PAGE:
No surprise on a September interest rate increase from the Federal Reserve today–but some very aggressive signals on policy into 2019.
The 25 basis point increase today raised the Fed Funds rate to a target of 2% to 2.25%. The economy remains solid; job growth has been strong; and inflation is near the central bank’s 2% target rate, the Federal Reserve said in its post-meeting statement. That pretty much mirrors what the Fed said in its last statement. This was the Federal Reserve’s eighth interest rate increase since 2015 and has moved the Fed Funds rate to its highest level since October 2008, just after the collapse of Lehman Brothers. The vote was 9-0.
The Fed’s updated dot plot–which charts expectations on policy moves by Fed officials–strengthened the odds for another interest rate increase in December. 12 of 16 officials now expect a December increase. That’s up from eight in the June projection.
The dot plot also showed the Federal Reserve anticipating three interest rate increases in 2019. That’s unchanged from the June projection.
The Fed raised its growth estimates for the U.S. economy for next year but predicted that economic growth will slow to 1.8% by 2021. The Fed, in other words, remains skeptical to claims by the Trump administration that the economy has moved to a sustained 3% growth rate.
Ahead of the meeting the bond market wasn’t convinced that the Fed would wind up raising interest rates three times in 2019, instead holding to a belief in just two rate moves. It will be interesting to see if the market starts to converge with Fed projections in coming days.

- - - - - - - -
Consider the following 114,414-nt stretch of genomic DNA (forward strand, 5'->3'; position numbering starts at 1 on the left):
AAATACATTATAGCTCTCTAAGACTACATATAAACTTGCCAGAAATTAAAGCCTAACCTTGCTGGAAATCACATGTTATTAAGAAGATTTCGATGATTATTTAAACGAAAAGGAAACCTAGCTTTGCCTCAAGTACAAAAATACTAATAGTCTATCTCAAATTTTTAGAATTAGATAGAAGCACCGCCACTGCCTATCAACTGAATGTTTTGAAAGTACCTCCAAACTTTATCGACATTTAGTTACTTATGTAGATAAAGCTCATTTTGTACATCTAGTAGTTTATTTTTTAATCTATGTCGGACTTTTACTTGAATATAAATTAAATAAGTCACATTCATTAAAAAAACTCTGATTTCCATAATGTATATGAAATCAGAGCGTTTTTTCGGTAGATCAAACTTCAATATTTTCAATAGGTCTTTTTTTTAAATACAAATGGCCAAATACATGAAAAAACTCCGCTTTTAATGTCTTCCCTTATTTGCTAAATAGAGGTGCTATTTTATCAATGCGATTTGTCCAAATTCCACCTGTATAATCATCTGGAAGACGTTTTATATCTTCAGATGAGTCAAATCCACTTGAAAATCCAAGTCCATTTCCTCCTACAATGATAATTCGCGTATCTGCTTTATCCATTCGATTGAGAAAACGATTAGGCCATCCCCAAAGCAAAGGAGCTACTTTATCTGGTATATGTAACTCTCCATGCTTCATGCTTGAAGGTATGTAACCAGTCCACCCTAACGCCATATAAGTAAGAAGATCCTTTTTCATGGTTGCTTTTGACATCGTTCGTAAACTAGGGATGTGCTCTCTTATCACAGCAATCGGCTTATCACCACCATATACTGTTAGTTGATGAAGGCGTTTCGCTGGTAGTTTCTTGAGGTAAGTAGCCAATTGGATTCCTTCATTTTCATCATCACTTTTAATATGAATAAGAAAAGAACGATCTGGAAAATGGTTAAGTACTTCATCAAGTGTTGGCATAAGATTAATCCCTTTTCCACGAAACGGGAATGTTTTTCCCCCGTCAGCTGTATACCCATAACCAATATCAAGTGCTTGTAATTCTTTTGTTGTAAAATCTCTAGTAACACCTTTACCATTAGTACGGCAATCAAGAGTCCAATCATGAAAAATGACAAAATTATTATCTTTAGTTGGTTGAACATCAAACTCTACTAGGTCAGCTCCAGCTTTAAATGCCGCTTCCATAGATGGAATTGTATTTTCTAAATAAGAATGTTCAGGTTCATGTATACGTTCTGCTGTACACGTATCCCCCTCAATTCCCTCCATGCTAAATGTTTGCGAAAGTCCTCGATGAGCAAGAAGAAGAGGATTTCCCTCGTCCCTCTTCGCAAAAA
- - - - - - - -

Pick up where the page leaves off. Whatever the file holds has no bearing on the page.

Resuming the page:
At a press conference after the meeting–which covered topics from the tariff war with China to Supreme court nominations–President Donald Trump voiced his disagreement with the Fed’s decision to raise interest rates. “Unfortunately they just raised interest rates. I am not happy about that,” the President said. “I’m worried about the fact that they seem to like raising interest rates.”
The Fed’s move widens the gap between U.S. interest rates and those at the European Central Bank and the Bank of Japan. The European Central Bank has said it will maintain its policy rate of a negative 0.4% at least through next summer; the Bank of Japan is set to stick with its current benchmark rates until 2020.
Today the Standard & Poor’s 500 stock index fell 0.3% with the majority of losses coming in the final 20 minutes of trading.